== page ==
Whenever epochal events involving Indian cricket are recalled two years figure most prominently. These are 1971 and 1983.

The first was a major turning point for Indian Test cricket thanks chiefly to the entry of Sunil Gavaskar.

The second was a major turning point as far as the conduct of limited overs cricket was concerned with Kapil Dev playing the most significant role.

The twin triumphs during the India Rubber Year of 1971 which saw India register historic victories in the West Indies and England and the totally unexpected World Cup win 12 years earned a new respect for Indian cricket in the traditional and shorter formats.

For years Test cricket had virtually two divisions. The first (higher) consisted of England, Australia and the West Indies and the second (lower) consisted of India, Pakistan and New Zealand. South Africa were neither here nor there since they competed only against three nations. India and New Zealand suffered one setback after another from the 30s to the 60s, and Pakistan who were elevated to Test status in the early 50s fared no better.

Contests against England, Australia and West Indies were hopelessly lop sided particularly the Tests played in those countries. And when it came to touring India or Pakistan most of the stars stayed away citing sub-standard playing and living conditions.

The list of leading players who never played in these two countries is long and cricketers who did condescend to come wrote highly critical, even demeaning accounts in their books and in newspaper columns.

Contrast this with the scenario today. Every international cricketer worth his salt is eager to come to India. Every international cricketer wants to play in the - Indian Premier League (IPL). Former and present players write only in glowing terms about India and Indian cricket and the cricketers. They love to appear on TV programmes and social media and are keen to see their opinions get wide coverage in newspapers. They are aware that this is one way they can be in the limelight.

What brought about this metamorphosis in the attitude? In one word, money. As the whole world knows India virtually controls cricket because of its power to generate money. The figures associated with the IPL and the earnings of the BCCI,thanks to media rights, TV coverage of matches, advertising and sponsorship deals, are mind boggling. Of course this has also percolated to the cricketers, and whether international superstars or domestic first class players they are much better off now than they were more than half a century ago.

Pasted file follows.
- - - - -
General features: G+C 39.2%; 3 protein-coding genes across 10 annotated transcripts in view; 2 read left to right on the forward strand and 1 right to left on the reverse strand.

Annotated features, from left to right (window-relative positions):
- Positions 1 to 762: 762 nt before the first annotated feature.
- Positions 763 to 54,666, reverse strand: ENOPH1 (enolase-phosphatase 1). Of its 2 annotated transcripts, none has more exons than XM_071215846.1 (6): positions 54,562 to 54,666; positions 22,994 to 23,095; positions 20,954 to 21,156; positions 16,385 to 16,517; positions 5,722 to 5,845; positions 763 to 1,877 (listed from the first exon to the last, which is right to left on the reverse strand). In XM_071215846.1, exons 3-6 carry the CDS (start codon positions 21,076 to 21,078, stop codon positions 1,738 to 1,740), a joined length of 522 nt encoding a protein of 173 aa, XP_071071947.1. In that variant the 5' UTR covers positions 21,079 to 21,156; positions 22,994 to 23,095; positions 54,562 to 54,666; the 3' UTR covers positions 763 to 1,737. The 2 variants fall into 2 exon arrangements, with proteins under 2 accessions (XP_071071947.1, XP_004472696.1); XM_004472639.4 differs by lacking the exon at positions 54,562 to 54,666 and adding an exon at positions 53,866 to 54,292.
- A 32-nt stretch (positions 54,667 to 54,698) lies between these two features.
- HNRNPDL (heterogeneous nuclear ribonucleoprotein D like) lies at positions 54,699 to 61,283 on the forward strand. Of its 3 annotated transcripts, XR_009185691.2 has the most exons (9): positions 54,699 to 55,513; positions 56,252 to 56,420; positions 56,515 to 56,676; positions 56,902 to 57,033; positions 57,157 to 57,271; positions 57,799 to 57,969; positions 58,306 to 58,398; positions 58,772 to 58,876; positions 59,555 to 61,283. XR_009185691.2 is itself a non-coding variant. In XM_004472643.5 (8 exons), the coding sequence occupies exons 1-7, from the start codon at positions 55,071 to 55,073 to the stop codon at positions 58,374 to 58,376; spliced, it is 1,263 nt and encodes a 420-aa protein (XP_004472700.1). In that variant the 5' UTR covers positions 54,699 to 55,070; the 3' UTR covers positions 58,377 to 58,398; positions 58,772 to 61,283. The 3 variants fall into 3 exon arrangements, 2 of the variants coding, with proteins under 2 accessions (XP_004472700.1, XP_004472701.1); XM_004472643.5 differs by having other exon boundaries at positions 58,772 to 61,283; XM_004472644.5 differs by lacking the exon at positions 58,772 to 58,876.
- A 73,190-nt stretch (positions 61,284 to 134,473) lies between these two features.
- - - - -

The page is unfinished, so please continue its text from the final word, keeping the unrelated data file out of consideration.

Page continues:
Indian cricket on the field too is much better off than it was in those formative years. India is now able to hold its own in all countries while at home it is virtually unbeatable. Consider this with the image of the Indian cricketers 60 or 70 years ago when they lacked the will to fight and were technically and temperamentally ill equipped. The history of Indian cricket was punctuated, all too frequently,by shameful reverses.

On one infamous occasion at Leeds in 1952, India lost their first four wickets without a run on the board. In the same series, at Old Trafford, India became the first team in Test cricket to be bowled out twice in one day, and for totals of 58 and 82. In the next Test at the Oval, India lost the first five wickets for six runs.

A few years later, India lost a Test to West Indies at Calcutta by an innings and 336 runs, the second biggest margin of defeat in Test cricket. In the period 1967-68, India lost seven Tests on the trot. In 1959 and 1962, India lost all five Tests of the rubber to England and West Indies. During the period 1959–1968 India lost 17 successive away Tests.

With Gavaskar, Kapil Dev and Sachin Tendulkar showing the way over the last half century Indian cricket has produced some of the greatest players in the game's history. Gone are the days of debacles and disasters.

These are days of glorious triumphs in all three formats of the game with India having won the World Cup in both limited formats as well as the Champions Trophy and rising to the No 1 spot in the ICC Test rankings more than once. Indian cricketers hold several major world records. The gap between the major cricketing nations has considerably narrowed and India has taken the lead in seeing to this happening.

Yes, on and off the field India has made giant strides and can look back with a sense of satisfaction and even pride as it completes 90 years of Test cricket since their debut game at Lord's on June 25 1932. It is the game's superpower in more ways than one and over the years cricket, an Anglocentric sport, has been converted into an Indocentric one. India's enormous passion for the game has been turned into a worldwide marketing tool.

If on the field it has been the Gavaskars, Kapils, Tendulkars and others who have propelled Indian cricket into an exalted status off the field it has been the likes of Jagmohan Dalmiya and IS Bindra who ensured that the veto enjoyed by England and Australia, the ICC founder members was removed.

That done, Dalmiya in particular led the way by skillful manoeuvring in the boardroom to see that India became the engine that drove world cricket. Malcolm Speed, the former ICC chief executive, once spoke of Dalmiya's "manic determination to make India a world cricketing power". In his own way Dalmiya forced respect from countries long used to looking down on Indian cricket.